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News & Press: Policy

COPAA Supports Improving Access to Higher Education Act

Wednesday, July 12, 2017  
Posted by: Laura Kaloi

July 12, 2017


Contact:  Denise Marshall, 443-310-8638 denise@copaa.org


Improving Access to Higher Education Act

Bill helps universities support and promote success of young adults with disabilities



WASHINGTON, DC –In support of Congress’ introduction of the Improving Access to Higher Education Act the Council of Parent Attorneys and Advocates, Inc. (COPAA) issued the following statement:


“Going to college has become a reality for thousands of young adults with disabilities. With more than 11 percent of college undergraduates reporting they have a disability[i], it’s important that each student has immediate access to their individualized accommodations as well as college faculty, staff and administrators who are trained in innovative, effective and evidence-based teaching methods such as universal design for learning” said COPAA executive director, Denise Marshall.


“We thank Representative DeSaulnier, Ranking Member Scott as well as Representatives Langevin and Huffman for their leadership in introducing the Improving Access to Higher Education Act. Through this important bill, colleges and universities can actively develop and implement programs that intentionally seek to improve the transition to and completion of postsecondary education for students with disabilities. The bill is designed to help support faculty and staff as they gain knowledge of evidence-based methods, create accessible distance learning programs and provide accommodations and career pathway guidance to students. COPAA advocates for policies that create seamless transition for students with disabilities from infancy to postsecondary life and believes this bill should be included in the reauthorization of the Higher Education Act. By doing so, Congress can help assure that young adults with disabilities successfully complete college, go to work and gain the economic independence they deserve and have the potential to achieve.”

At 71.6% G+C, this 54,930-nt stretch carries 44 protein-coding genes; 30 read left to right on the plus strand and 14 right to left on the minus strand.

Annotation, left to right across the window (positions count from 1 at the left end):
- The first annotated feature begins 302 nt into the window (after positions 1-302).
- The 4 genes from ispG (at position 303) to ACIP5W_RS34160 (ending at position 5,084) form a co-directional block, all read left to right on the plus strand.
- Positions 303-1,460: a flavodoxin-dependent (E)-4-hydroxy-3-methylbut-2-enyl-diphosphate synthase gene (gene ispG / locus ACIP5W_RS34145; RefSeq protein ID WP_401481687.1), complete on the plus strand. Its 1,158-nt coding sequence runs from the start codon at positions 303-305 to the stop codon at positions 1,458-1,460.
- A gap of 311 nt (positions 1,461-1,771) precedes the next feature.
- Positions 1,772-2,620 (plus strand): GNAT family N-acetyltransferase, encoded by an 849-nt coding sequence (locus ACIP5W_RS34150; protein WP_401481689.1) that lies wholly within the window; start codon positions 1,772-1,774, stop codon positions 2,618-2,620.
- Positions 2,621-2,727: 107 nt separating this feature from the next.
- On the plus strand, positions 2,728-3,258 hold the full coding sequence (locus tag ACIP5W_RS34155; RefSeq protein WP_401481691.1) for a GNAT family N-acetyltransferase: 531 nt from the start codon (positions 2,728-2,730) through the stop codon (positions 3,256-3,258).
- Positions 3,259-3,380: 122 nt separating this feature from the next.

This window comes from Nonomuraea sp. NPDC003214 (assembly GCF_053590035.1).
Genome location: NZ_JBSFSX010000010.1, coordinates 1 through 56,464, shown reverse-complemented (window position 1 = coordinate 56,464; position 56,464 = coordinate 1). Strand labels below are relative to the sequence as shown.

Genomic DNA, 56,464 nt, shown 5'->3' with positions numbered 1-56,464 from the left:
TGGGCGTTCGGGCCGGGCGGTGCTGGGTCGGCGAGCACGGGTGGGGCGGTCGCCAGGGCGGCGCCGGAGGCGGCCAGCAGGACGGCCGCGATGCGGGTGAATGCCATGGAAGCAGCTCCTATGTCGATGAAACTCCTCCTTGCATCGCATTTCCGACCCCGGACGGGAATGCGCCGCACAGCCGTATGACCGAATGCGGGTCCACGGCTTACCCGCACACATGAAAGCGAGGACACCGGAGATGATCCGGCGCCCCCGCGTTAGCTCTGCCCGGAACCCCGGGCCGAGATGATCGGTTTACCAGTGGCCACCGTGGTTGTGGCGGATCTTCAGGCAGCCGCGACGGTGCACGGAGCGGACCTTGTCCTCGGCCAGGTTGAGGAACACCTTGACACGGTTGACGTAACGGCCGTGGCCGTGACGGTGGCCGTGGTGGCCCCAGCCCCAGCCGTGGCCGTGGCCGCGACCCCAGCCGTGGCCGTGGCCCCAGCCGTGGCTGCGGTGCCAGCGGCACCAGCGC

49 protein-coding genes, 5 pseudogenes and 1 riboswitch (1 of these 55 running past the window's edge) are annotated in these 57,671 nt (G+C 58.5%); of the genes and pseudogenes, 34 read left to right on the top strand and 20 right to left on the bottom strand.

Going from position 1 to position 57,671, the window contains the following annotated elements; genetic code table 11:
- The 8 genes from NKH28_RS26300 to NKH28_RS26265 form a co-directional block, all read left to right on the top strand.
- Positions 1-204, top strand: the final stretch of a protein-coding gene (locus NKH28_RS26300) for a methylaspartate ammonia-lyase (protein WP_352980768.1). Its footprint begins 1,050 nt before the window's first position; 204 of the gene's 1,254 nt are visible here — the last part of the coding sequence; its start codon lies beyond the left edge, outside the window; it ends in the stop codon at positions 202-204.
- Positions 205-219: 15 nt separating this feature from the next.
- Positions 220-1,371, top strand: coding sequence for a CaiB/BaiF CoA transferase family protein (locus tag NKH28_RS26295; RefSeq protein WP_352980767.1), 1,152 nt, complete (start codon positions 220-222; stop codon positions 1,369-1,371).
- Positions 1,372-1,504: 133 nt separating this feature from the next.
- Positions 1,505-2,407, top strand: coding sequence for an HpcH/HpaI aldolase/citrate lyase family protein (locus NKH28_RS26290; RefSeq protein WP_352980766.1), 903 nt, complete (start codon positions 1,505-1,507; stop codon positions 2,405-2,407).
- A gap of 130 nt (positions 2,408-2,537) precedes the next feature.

[i] National Center for Education Statistics, found at: https://nces.ed.gov/fastfacts/display.asp?id=60


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